Into the early part of next year, total output in Canada will continue to be carried forward by public sector investment. The deadline for completing governmental construction projects, with a guarantee of Ottawa’s share of the funding, is March 30th, the federal budget’s close-off date. New starts, however, will tail off until the private sector becomes more fully engaged again. The launching pad for such commitments is likely to be resource sector capacity expansions.
CanaData’s total construction starts through July of this year were +73% in square footage and +70% in dollar volume versus the first seven months of last year. The residential component was very strong, +87% in square footage and +84% in dollars. Non-residential building came in at +48% in square feet and +21% in dollars, while engineering was +116% in dollars. Engineering work (e.g., highways, sewers, watermains, oil and gas projects) is only measured in dollars.
The residential strength corresponded with starts as reported by Canada Mortgage and Housing Corporation (CMHC). The single-family market is expected to weaken considerably in the second half of this year, due to HST introductions in Ontario and B.C., interest rate increases and poorer resale markets. What is driving the multiple-unit market remains a mystery. New major condo projects continue to be initiated, but the inventory of unsold units is more than double what it should be, according to historical averages. A serious correction seems all but inevitable.
In non-residential building work, commercial starts are about even with last year. Private office construction remains flat and will not revive until mid-way through next year. Retail starts have been a little ahead of last year. This is a category with resilience even when overall economic activity is weak. People still have to eat and buy clothes to send their children off to school.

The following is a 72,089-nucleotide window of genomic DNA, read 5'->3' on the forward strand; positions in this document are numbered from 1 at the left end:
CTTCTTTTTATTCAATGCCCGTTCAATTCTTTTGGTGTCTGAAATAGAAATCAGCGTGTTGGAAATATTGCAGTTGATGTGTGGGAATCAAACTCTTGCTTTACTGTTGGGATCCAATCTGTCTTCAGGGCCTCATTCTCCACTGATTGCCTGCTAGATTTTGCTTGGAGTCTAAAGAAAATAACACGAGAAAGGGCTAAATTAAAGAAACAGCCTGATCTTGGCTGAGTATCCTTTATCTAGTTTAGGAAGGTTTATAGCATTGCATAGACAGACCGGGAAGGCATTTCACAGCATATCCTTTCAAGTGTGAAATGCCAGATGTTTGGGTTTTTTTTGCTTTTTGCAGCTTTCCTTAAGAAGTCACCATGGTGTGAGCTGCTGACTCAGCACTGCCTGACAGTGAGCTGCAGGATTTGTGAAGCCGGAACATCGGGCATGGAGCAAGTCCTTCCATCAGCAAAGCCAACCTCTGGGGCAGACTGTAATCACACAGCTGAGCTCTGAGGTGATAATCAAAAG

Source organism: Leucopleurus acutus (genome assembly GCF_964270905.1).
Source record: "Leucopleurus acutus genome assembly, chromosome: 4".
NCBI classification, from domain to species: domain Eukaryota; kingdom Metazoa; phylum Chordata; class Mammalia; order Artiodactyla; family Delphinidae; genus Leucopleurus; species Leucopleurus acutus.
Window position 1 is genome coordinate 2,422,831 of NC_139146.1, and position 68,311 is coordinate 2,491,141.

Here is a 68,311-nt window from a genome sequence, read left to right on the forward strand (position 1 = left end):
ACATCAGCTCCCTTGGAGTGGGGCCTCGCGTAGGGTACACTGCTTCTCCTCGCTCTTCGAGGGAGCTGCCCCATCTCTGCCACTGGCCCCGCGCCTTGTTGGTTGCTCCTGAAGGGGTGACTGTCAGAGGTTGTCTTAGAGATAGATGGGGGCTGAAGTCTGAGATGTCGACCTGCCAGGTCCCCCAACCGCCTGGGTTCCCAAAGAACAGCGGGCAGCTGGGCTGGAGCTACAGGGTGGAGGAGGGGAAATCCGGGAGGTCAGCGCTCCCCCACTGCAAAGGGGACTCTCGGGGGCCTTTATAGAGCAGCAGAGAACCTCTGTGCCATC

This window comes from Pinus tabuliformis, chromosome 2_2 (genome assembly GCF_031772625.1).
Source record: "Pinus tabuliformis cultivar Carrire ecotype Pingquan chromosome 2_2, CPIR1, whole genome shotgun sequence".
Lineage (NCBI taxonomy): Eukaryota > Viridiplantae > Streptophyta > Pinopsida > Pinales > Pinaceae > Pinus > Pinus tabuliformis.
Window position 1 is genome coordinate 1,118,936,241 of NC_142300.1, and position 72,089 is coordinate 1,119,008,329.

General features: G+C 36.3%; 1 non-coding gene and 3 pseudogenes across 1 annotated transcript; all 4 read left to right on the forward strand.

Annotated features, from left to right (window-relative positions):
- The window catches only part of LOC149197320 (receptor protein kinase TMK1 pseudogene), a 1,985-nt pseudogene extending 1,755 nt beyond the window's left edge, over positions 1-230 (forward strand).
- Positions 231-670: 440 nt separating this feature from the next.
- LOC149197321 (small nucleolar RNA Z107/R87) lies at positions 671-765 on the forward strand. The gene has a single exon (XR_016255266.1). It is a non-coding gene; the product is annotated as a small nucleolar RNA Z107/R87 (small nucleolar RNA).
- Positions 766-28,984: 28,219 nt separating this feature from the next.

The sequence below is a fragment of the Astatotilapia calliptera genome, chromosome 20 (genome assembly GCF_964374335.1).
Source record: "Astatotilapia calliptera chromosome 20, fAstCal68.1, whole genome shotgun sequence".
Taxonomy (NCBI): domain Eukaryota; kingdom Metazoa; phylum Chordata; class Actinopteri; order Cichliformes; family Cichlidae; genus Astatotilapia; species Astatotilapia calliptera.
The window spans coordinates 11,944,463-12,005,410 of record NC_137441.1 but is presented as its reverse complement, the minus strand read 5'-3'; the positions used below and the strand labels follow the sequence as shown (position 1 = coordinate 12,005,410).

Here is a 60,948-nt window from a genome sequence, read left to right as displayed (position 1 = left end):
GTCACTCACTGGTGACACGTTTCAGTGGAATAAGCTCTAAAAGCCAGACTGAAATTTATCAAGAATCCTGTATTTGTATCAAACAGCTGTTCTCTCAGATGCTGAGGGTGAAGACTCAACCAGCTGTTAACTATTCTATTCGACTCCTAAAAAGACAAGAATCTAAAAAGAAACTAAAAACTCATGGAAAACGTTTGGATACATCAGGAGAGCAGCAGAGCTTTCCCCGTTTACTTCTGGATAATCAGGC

Industrial construction starts have all but disappeared (-61% in square feet and -95% in dollars). Some firms in the auto sector are paying back government loans and planning investments to prove they no longer need support from the public purse. Aluminum firms are also planning investments, once it has been established that the future level of demand is on an upward path.
Institutional work (+119% in square footage and +81% in dollars) has led the non-residential building category. This is government infrastructure and stimulus money in action. The medical buildings category was given a particular boost by the 4.2 million square foot McGill University medical centre groundbreaking in Montreal in May. But there have been several other nearly mega-sized medical and educational projects that have started over the past year and a half.
Engineering work has also benefited from government money. Some private sector funding is returning as well. This has been most apparent in Alberta’s oil patch. Imperial Oil’s $8.0 billion Kearl project was an April start and, most recently, pipeline work has begun in the province.
Into the early part of next year, total output in Canada will continue to be carried forward by public sector investment. The deadline for completing governmental construction projects, with a guarantee of Ottawa’s share of the funding, is March 30th, the federal budget’s close-off date.
New starts, however, will tail off until the private sector becomes more fully engaged again. The launching pad for such commitments is likely to be resource sector capacity expansions. Emerging nations are feeling the effects of the U.S. and European slowdowns, but to only a limited degree so far. Increasingly, their own domestic economies are propelling growth. Spending on infrastructure in those nations, as well as consumer demands for better quality goods and nutritional fare, will drive demand for Canada’s resources well into the future.
Find Canadian construction-related economic articles in Canadian Construction Market News and in the Economic Outlook section of Daily Commercial News. Mr. Carrick also has a lifestyle blog that can be reached by clicking here.